Athletes should be careful where they get their information
By Julie Marshall
After finishing second not once, but twice, at the world championship CrossFit Games in Los Angeles, Steve Parsoneault of Boulder is hungry for gold. “We all want to be recognized as the best at something,” the 54-year-old says. “It would be nice to be one of the best athletes.”
To meet his goal, Parsoneault relies on trial-and-error experimentation. “No doubt, creatine works,” he says of the amino acid that he believes has added eight reps to his 315-pound bench press. To increase his speed, he’s cut body fat to 11 percent on a paleo/Zone diet. The jury is out on beta-alanine to boost performance, but he’s pumped by the cheap and plentiful protein he finds in his backyard: grasshoppers, seasoned just right.
* Freeze grasshoppers in a ziplock bag for about 30 minutes (or they will not cooperate later).
* Roast on a cookie sheet at 200 degrees F. for 20-30 minutes or until crunchy.
* Drizzle with olive oil and sprinkle with salt, pepper and smoked paprika.
* Serve immediately.
Parsoneault is one of countless athletes searching for that special something that will propel them to the next level. Endurance, strength and fitness enthusiasts want to push past their personal best, go further at greater speed. But impressive effort, consistent training and a healthy diet don’t appear to be enough, as this past summer’s Olympics proved. An unheard-of number of athletes in swimming, track and field, cycling, weightlifting, tennis, shooting, and badminton came to Rio de Janeiro after having been caught using illegal performance-enhancing drugs, such as steroids or stimulants. A New York Times analysis found that out of 11,000 Olympians from 63 countries, 120–more than one in 100–had served suspensions or been stripped of medals.
For amateurs, there has been a trickle-down effect. Four CrossFit world championship competitors were banned from competition this year for drug use; competitive cycling magazine VeloNews reports that amateur cyclists across the globe have a serious doping problem.
Boulder’s Scott Fliegelman, 48, a five-time Ironman finisher who has run eight marathons, gets how trying to earn a living might motivate elite athletes to dope, but amateurs like himself? “That’s a bit of a head-scratcher. It must be low self-esteem to cheat just to win a box of Clif bars,” he says. “For me, the whole purpose of racing is to feel proud of my work all year. If you tilt the scales, you’ve lost a sense of what is really important.”
Finding the Performance Edge
Even if they don’t dope, many athletes think there is a pill, a powder, a quick fix, says Miguel Rueda, CU’s associate athletic director for health and performance. It’s gotten absurd, he says, pointing to Baltimore Ravens linebacker Ray Lewis, who touted deer-antler spray as a performance enhancer.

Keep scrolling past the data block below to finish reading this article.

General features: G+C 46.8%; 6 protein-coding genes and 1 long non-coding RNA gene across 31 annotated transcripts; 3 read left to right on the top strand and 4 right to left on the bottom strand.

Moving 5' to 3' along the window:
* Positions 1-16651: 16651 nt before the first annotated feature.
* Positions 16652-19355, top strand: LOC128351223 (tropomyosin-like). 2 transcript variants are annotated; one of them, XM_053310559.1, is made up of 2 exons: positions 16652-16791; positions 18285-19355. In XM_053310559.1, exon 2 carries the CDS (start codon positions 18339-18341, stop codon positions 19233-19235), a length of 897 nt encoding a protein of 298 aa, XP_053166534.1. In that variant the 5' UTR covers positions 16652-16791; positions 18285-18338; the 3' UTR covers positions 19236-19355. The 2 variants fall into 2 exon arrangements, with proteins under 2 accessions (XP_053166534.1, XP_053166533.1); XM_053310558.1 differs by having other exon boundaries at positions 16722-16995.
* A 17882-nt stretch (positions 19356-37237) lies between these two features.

“I teach my athletes to be careful where they get their information,” Rueda says. “If you walk into a nutrition store and the person telling you to take this or that is in high school, well, I’m just saying maybe they aren’t your best authority.” Fortunately, Boulder is a leader in healthy, legal ways to enhance athletic performance, says Rueda, who in August began a two-year Pac-12 Conference study of 350 intercollegiate athletes to help fill the gaps in understanding how to optimize performance.
“What we are doing at CU is trying to look at all the many variables,” he says—healthy foods, recovery or down time, sleep, and balancing sports with life’s demands. Results will provide a road map, such as the best times of day to practice and for how long, to maximize success.
The Human Performance Lab
All athletes, student or not, can seek personal insights at the Human Performance Lab at the CU Sports Medicine Performance Center in Boulder. With a sampling of blood from an ear prick while the client is on the stationary bike, exercise physiologists test the body’s response at the cellular level. It takes biochemistry to fully explain what’s going on, but performance comes down to mitochondria—the powerhouses of every cell, and how effective they are at burning fuel, says Human Performance Lab director Iñigo San Millan, Ph.D. Visitors pay $300 and leave with a personalized regimen of effective heart-rate training zones.
“The problem is that the majority of athletes don’t know how to train, eat and recover,” says San Millan, who has trained six Pro Tour cycling teams and a Tour de France winner. “What we can do for the recreational athlete is improve performance by 50 percent.” Another problem is overtraining. “Non-elite athletes think they are supposed to wake up dragging their feet, in pain and grumpy, but that’s really screwed up,” he says, because overtraining leads to chronic inflammation, muscle damage and disease.
Athletes are responsible for what goes into their bodies, says Dave Sheanin, who coaches endurance athletes for D3 Multisport in Boulder. He advises athletes to seek advice from science, not a training buddy. Someone with a medical degree or an advanced degree in sports performance is a good bet, he says, and above all, “be smart and disciplined,” and stick to your plan.
“I like to push the concept of athletic maturity,” Sheanin says. “A trap I see even elites fall into is not sticking to a training protocol. Weekend group training rides turn into races. You may burn more calories, but you are not getting any faster. Would you rather win races or win the workout? Sports really are a life lesson.”
Julie Marshall is a freelance writer and author of Making Burros Fly: Cleveland Amory, Animal Rescue Pioneer, as well as a former national champion and world-competitor semifinalist in tae kwon do. She lives in Lafayette.